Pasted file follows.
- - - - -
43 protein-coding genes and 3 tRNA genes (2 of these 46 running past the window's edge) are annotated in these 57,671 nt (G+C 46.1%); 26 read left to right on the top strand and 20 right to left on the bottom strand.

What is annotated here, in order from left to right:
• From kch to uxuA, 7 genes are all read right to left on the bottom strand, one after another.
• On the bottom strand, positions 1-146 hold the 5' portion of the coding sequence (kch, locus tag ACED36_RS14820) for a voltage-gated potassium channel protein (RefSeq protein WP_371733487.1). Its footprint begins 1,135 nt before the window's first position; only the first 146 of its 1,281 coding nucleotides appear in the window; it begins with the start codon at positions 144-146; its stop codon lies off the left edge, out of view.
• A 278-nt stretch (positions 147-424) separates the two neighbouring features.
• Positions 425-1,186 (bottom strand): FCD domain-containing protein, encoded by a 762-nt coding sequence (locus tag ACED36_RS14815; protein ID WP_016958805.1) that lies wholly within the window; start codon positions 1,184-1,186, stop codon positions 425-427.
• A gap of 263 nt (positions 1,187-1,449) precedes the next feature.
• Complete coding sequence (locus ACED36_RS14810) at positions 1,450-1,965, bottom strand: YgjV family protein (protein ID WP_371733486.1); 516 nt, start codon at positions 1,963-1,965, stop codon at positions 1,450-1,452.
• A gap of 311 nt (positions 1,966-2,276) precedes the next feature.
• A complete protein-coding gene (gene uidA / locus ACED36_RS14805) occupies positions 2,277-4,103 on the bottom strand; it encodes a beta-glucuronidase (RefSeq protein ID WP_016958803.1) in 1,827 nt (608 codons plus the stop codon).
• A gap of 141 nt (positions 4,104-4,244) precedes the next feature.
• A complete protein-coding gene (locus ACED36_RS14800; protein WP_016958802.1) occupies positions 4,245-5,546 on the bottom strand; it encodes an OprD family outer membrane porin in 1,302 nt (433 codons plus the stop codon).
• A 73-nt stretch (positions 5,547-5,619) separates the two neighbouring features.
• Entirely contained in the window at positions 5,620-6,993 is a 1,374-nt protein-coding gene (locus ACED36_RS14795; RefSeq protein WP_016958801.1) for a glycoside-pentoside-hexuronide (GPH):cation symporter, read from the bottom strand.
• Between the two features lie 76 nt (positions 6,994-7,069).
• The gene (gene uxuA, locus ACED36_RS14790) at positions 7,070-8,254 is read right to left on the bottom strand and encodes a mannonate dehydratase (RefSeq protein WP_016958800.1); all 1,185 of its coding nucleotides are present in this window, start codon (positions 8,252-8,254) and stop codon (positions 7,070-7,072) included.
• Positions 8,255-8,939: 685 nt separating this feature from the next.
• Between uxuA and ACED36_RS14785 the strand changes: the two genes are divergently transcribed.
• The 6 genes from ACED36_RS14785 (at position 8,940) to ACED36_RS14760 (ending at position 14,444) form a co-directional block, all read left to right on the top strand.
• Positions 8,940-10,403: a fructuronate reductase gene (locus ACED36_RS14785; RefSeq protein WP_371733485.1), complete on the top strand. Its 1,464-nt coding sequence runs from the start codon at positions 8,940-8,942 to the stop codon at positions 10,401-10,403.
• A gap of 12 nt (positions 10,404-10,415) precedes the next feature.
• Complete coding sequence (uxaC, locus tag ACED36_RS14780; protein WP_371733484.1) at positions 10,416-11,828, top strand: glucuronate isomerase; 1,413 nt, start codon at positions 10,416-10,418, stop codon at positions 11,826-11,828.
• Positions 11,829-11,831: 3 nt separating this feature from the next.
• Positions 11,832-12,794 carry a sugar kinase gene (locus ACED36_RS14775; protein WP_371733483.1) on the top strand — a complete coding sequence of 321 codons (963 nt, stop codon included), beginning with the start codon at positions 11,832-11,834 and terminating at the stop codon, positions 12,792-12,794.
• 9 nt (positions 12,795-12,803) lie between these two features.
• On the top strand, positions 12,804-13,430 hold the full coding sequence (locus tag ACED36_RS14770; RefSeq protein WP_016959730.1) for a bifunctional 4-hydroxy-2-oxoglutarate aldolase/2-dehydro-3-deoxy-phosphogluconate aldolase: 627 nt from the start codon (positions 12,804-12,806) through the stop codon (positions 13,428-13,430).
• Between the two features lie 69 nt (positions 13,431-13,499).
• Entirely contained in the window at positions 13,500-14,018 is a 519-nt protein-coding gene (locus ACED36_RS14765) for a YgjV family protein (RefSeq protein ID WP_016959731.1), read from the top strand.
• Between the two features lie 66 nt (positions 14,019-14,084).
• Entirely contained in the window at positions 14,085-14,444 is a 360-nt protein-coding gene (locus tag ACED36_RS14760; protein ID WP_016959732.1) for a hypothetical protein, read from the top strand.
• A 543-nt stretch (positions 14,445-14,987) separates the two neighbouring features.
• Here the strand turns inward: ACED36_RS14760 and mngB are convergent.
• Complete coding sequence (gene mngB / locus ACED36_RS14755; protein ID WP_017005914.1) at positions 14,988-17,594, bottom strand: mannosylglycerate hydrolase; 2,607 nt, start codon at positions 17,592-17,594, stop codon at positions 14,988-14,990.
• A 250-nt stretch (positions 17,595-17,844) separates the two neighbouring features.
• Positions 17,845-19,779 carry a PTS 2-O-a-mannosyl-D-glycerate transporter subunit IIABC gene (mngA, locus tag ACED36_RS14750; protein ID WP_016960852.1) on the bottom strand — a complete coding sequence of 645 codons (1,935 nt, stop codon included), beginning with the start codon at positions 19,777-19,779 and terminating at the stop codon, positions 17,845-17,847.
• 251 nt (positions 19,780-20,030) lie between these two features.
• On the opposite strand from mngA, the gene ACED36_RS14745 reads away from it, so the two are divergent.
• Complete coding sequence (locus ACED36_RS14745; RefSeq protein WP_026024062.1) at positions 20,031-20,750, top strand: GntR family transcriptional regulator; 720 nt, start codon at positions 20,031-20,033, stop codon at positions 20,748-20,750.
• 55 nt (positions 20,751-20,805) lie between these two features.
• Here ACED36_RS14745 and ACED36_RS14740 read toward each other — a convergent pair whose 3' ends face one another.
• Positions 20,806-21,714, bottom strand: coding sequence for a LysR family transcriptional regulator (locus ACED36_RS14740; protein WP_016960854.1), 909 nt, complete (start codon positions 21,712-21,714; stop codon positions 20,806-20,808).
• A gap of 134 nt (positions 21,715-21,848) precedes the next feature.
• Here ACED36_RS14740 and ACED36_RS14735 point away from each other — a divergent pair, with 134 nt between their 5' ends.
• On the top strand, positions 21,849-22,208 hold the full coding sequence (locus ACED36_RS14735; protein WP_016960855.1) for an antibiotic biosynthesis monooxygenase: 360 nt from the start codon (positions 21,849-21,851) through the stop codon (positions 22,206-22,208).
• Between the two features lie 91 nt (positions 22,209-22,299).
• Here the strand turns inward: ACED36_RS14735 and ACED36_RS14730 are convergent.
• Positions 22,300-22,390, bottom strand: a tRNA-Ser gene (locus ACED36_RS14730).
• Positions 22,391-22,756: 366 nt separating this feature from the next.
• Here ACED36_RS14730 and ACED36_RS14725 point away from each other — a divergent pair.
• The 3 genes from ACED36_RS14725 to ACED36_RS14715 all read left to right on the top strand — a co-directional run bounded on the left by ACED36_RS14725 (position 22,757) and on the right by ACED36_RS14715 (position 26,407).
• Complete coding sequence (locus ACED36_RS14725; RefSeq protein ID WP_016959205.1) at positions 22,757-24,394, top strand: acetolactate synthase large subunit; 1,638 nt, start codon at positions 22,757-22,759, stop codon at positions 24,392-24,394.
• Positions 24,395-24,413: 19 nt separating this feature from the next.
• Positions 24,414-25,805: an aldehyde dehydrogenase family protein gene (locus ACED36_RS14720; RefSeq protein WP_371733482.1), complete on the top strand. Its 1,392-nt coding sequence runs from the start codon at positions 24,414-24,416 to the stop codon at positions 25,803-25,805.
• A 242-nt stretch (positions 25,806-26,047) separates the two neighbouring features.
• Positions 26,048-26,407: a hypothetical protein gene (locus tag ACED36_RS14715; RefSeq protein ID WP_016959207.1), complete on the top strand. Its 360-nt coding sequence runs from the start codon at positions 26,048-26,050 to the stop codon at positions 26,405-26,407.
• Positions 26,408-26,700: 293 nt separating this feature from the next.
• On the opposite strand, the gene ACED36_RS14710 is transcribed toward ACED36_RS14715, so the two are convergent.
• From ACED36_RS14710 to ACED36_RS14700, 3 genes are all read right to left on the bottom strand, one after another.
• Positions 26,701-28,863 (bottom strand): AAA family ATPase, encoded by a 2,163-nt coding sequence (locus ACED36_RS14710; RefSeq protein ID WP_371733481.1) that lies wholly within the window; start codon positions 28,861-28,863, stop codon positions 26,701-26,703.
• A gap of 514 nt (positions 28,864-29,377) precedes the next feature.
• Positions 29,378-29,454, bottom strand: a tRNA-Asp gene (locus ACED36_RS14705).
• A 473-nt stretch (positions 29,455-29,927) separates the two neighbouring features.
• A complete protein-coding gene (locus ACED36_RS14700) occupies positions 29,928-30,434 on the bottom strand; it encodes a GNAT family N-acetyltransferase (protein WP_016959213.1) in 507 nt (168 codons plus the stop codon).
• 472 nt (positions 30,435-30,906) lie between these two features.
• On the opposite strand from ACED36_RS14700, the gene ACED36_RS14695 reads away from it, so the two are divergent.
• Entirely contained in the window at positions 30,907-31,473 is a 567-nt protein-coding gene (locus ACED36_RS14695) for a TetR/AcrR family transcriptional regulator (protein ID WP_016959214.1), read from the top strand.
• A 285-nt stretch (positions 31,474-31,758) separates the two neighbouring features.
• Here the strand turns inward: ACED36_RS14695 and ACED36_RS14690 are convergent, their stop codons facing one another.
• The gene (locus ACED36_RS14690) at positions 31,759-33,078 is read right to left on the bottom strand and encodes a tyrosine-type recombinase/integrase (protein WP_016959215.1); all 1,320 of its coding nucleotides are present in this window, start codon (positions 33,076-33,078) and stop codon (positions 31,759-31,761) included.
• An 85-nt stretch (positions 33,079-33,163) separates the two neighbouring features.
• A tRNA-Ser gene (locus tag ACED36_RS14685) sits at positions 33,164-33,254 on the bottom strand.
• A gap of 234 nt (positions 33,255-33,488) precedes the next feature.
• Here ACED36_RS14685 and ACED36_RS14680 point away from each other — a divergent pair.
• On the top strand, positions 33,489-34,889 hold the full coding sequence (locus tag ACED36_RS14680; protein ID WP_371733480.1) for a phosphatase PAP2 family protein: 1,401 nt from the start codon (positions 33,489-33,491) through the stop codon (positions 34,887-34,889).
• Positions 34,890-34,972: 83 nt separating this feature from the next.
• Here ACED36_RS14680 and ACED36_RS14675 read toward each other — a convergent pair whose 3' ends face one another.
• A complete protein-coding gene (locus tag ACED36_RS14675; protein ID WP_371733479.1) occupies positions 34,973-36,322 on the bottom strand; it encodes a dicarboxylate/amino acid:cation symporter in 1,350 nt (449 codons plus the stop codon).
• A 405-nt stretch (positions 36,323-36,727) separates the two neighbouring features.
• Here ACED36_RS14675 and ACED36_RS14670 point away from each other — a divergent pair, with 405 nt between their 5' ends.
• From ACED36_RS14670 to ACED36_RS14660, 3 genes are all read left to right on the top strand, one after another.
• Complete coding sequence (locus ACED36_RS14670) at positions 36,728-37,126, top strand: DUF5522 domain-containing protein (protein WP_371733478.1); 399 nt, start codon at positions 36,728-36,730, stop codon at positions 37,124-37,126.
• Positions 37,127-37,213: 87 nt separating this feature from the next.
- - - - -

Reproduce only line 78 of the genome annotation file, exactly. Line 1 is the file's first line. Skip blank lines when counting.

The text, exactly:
• A 405-nt stretch (positions 36,323-36,727) separates the two neighbouring features.